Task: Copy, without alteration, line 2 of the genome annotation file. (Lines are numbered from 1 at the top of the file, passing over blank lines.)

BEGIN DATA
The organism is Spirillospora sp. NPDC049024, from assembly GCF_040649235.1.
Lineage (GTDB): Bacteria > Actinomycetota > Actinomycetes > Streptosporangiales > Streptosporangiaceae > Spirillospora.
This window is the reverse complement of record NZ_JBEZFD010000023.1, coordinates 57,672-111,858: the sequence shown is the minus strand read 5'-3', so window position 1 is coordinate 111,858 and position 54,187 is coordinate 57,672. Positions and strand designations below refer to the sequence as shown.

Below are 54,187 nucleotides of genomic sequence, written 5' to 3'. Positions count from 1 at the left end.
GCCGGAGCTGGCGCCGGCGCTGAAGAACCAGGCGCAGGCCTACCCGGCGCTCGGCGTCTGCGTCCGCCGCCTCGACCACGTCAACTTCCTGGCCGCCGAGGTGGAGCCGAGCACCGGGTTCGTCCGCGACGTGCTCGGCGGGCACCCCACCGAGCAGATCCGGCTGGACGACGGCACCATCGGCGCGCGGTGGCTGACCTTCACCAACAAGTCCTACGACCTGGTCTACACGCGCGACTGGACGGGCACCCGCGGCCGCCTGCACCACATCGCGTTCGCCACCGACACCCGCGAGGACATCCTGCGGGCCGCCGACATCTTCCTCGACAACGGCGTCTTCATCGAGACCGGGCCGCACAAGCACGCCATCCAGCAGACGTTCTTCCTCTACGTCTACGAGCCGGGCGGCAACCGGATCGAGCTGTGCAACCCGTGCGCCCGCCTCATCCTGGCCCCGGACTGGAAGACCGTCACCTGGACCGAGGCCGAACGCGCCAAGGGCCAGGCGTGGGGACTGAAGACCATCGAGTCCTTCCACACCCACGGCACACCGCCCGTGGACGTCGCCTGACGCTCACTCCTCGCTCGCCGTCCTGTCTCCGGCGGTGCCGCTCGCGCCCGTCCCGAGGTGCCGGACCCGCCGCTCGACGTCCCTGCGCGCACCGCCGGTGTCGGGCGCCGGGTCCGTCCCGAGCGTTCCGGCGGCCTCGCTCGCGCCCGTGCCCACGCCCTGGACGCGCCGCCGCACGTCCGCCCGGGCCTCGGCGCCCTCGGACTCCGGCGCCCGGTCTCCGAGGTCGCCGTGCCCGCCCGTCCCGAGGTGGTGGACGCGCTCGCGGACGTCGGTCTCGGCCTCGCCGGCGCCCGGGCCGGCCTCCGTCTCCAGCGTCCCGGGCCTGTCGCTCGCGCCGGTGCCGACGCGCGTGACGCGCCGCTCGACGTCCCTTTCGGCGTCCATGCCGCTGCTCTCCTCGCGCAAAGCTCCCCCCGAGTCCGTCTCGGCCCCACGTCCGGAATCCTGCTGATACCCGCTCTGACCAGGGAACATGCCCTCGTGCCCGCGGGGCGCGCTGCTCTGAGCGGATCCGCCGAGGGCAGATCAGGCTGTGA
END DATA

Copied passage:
Lineage (GTDB): Bacteria > Actinomycetota > Actinomycetes > Streptosporangiales > Streptosporangiaceae > Spirillospora.